index="_internal" ERROR. Look for error messages in the returned logs.
Cannot find the destination field 'ComputerName' in the lookup table: this error can indicate a corruption of a CSV lookup used at index time. This error can prevent ingestion of CrowdStrike events. If you see this error and new CrowdStrike events do not appear in the index, refer to "Recover index time host resolution lookup" below. For Splunk cloud environments contact Splunk support
Data is not going through all opened pipelines
This issue can take place with multiple pipelines mostly under heavy workload. Each Add-on ingesting modular input instance can fully load a dedicated Splunk ingest pipeline. To increase the throughput, you can increase the number of pipelines if the host hardware allows it. The number of ingesting modular inputs can be increased as well so each input would have a dedicated ingest pipeline. However it can happen that inputs are not evenly distributed among pipelines and two or more add-on's modinputs become assigned to the same ingest pipeline. This results in decreased ingestion rate while not fully using available resources. As a possible solution consider using weighted_random value for pipelineSetSelectionPolicy setting in server.conf file, i.e:
Recover index time host resolution lookup
CrowdStrike event ingestion can be blocked by corruption of an index time host resolution lookup CSV. As a result of corruption, index time lookup fails with error message
Cannot find the destination field 'ComputerName' in the lookup table logged to _internal prefix. This corruption can be the result of running "Crowdstrike FDR host information sync" input when configured with incorrect source search head or limited user access. In version 1.2.0 of the Splunk Add-on for CloudStrike, additional validation has been added to the "Crowdstrike FDR host information sync" modular input code. This helps to prevent damaging the CSV lookup with bad data received during the sync process. If for some reason CSV lookup table has been corrupted follow the steps below to fix it:
If it's still running, disable the "CrowdStrike FDR host information sync" input.
On each heavy forwarder (IDM or Search head in case of Splunk Cloud environment) locate file
Splunk_TA_CrowdStrike_FDR/lookups/crowdstrike_ta_index_time_host_resolution_lookup.csv' under splunk etc/apps
Download Splunk_TA_CrowdStrike_FDR from splunkbase and unpack it. Locate
lookups/crowdstrike_ta_index_time_host_resolution_lookup.csv and replace the same file at Splunk instance.
Splunk will reload the updated CSV file automatically.
In a heavily-loaded environment, batches can be processed more than once. This can happen when a message is not processed at the expected time or when an input job is interrupted.
Processed message is visible again in SQS queue
Visibility timeout addresses the same SQS message again in case the software that started to process this message is not able to finish the processing or shutdown gracefully. When the processing time for a single batch takes more than the visibility timeout defined for related SQS messages, it becomes visible in the queue again and other jobs can re-ingest the same data. This results in event duplication in the indexer. To mitigate this:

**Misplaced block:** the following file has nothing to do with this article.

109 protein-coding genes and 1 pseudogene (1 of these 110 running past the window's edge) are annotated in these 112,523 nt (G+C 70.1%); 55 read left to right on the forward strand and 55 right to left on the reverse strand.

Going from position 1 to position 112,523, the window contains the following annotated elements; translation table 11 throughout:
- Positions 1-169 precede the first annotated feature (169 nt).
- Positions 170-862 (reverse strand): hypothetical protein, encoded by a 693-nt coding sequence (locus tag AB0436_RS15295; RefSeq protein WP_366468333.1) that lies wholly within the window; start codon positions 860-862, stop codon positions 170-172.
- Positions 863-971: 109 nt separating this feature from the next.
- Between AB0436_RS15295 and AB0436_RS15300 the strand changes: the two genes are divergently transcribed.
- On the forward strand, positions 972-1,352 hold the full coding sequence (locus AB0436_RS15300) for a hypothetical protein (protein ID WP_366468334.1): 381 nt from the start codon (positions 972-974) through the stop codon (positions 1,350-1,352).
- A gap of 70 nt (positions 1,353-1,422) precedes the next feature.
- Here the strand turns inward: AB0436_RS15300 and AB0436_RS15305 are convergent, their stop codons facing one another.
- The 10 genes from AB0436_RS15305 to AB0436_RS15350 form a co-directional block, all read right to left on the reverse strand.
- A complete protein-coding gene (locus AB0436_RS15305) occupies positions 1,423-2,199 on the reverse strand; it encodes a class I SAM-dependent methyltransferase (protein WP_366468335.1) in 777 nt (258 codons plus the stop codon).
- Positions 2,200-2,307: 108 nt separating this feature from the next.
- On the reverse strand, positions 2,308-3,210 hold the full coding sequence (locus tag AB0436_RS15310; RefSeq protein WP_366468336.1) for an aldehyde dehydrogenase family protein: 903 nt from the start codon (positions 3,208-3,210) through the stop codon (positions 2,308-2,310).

- When you configure the Splunk Add-on for CloudStrike, set the visibility timeout to six hours by default. This value is sufficient to ingest big event batches (300-400 files up to 20MB each) which is specific to heavy-loaded environments with around 10TB of raw event data per day. If your environment has different amounts of raw event data per day, figure out the biggest batch and change visibility timeout proportionally. Maximum allowed value is 12 hours, minimum value is five minutes). Decreasing visibility timeout will make the SQS message return to the SQS queue faster and have more opportunity to be processed until it expires and is removed from queue permanently
- Scale out data collection horizontally by adding additional heavy forwarders (HF)/IDM and use less inputs for each HF/IDM.
Visibility timeout troubleshooting
The Splunk Add-on for CrowdStrike FDR logs information to help you determine if selected visibility timeout is adequate for your environment. To mitigate:
- Run the search:
index="_internal" sourcetype="crowdstrike_fdr_ta*" "BATCH processing summary:"
to see time taken to ingest event batches. You will see messages like this:
2022-11-16 08:37:59,814 INFO pid=2228 tid=Thread-2 file=sqs_manager.py:finalize_batch_process:129 | BATCH processing summary: cs_input_stanza=sqs_based_manager://cs_feed1_sqs_man, cs_batch_time_taken=30.982, cs_batch_bucket=cs-prod-cannon-076270a656259f84-c33a6429, cs_batch_path=data/942fae26-bc6d-42cb-ae14-9e1eb84f761e, cs_batch_error_count=0. This tells you how much time, in seconds, it takes to process one event batch. Run this search with sufficient time frame selected, you can select "All time", or find the largest ingest time taken and update the visibility timeout setting an equal or larger size. This will improve the likelihood that all future event batches will be processed within visibility timeout.
- If the add-on finishes processing an event file after visibility timeout has expired, it logs a warning message like this:
ALERT: data/d811c19e-7729-4c9b-abb8-357d539aa4a0/part-00018.gz ingested 233.720 seconds after SQS message visibility timeout expiration. Run the following search to see these messages:
index="_internal" sourcetype="crowdstrike_fdr_ta*" "seconds after SQS message visibility timeout expiration"
Use this maximum value to adjust input visibility time. Consider creating a Splunk alert based on this log message to receive alerts about visibility timeout.
Verify that there is no other process consuming SQS notifications from the CrowdStrike queue